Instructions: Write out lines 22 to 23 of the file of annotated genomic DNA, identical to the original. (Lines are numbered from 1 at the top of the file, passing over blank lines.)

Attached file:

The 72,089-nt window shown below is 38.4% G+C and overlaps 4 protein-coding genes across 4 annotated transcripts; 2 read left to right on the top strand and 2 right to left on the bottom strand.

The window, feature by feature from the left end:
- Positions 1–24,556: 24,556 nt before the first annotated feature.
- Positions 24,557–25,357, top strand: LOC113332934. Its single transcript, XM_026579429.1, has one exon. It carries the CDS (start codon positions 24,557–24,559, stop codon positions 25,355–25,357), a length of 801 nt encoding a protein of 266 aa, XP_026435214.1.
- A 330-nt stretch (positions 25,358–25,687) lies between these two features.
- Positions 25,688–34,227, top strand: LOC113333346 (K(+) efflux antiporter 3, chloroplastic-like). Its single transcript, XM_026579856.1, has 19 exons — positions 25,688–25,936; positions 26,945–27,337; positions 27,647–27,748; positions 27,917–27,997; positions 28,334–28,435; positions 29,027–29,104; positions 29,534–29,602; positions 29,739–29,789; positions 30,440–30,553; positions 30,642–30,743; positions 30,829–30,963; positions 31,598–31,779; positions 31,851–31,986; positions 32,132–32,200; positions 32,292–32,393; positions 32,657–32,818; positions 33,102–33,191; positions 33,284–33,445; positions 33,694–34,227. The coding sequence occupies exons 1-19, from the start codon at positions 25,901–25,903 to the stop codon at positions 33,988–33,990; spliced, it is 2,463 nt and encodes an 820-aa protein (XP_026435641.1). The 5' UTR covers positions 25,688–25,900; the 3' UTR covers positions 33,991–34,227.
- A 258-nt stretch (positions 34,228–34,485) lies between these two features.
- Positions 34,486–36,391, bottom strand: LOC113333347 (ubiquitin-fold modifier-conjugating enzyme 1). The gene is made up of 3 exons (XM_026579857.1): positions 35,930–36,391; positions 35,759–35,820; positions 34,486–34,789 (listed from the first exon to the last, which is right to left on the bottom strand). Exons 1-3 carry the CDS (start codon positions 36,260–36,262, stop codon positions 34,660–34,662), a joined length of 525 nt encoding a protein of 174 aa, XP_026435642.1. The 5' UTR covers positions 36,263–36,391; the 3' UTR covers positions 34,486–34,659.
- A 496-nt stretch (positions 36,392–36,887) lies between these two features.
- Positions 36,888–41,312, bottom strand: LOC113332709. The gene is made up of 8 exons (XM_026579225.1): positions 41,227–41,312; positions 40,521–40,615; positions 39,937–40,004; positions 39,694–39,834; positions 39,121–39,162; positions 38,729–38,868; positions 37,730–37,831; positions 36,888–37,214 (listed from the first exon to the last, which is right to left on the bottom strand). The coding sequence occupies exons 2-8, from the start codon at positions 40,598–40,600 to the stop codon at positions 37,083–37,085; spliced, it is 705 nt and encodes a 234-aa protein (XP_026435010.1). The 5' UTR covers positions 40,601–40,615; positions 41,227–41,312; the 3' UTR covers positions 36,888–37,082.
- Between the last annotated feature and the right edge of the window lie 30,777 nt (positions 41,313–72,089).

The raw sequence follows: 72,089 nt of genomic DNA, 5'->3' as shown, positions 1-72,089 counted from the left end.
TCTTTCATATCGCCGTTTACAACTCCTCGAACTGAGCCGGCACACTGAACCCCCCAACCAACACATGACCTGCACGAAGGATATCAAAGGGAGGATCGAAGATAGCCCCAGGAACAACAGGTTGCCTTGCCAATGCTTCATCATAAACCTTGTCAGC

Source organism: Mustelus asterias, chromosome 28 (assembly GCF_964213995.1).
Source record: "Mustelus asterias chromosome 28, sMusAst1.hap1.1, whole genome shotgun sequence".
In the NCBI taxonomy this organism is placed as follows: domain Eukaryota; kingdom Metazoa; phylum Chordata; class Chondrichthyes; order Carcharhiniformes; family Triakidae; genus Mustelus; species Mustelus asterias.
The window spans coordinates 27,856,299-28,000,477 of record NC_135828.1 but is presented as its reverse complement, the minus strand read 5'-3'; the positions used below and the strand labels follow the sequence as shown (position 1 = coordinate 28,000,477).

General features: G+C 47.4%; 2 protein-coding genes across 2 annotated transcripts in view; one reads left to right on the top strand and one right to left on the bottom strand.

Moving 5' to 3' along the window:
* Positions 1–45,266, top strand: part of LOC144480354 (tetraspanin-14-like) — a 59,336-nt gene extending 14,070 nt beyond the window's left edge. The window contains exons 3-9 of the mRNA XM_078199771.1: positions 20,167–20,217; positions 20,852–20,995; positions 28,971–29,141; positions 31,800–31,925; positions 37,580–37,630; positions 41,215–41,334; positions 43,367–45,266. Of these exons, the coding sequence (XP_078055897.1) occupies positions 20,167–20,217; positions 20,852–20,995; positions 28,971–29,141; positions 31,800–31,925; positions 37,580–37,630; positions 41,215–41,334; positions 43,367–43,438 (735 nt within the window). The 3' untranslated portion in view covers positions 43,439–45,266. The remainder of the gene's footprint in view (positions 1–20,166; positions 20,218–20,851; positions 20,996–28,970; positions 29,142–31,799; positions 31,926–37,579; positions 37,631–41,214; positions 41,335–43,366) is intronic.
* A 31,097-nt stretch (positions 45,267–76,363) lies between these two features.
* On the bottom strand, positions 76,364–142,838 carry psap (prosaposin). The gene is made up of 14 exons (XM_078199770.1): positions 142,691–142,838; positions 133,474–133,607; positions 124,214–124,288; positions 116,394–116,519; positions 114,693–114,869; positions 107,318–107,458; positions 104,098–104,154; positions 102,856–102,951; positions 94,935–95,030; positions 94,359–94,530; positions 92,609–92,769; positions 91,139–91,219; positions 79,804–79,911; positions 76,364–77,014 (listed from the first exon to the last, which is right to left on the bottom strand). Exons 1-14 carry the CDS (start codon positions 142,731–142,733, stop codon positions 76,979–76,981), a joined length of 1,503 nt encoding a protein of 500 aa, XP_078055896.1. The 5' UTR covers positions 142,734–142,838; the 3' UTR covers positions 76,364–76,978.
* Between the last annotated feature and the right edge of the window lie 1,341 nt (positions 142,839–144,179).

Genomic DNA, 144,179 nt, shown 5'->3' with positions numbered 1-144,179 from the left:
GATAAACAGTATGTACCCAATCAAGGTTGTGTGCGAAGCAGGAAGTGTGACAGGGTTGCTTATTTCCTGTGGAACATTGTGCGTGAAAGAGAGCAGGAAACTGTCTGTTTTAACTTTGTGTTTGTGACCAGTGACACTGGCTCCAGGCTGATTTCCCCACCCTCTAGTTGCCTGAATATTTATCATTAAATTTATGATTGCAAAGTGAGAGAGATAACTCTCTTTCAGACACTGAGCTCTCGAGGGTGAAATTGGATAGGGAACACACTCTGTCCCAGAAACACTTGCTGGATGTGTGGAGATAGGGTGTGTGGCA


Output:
* On the bottom strand, positions 76,364–142,838 carry psap (prosaposin). The gene is made up of 14 exons (XM_078199770.1): positions 142,691–142,838; positions 133,474–133,607; positions 124,214–124,288; positions 116,394–116,519; positions 114,693–114,869; positions 107,318–107,458; positions 104,098–104,154; positions 102,856–102,951; positions 94,935–95,030; positions 94,359–94,530; positions 92,609–92,769; positions 91,139–91,219; positions 79,804–79,911; positions 76,364–77,014 (listed from the first exon to the last, which is right to left on the bottom strand). Exons 1-14 carry the CDS (start codon positions 142,731–142,733, stop codon positions 76,979–76,981), a joined length of 1,503 nt encoding a protein of 500 aa, XP_078055896.1. The 5' UTR covers positions 142,734–142,838; the 3' UTR covers positions 76,364–76,978.
* Between the last annotated feature and the right edge of the window lie 1,341 nt (positions 142,839–144,179).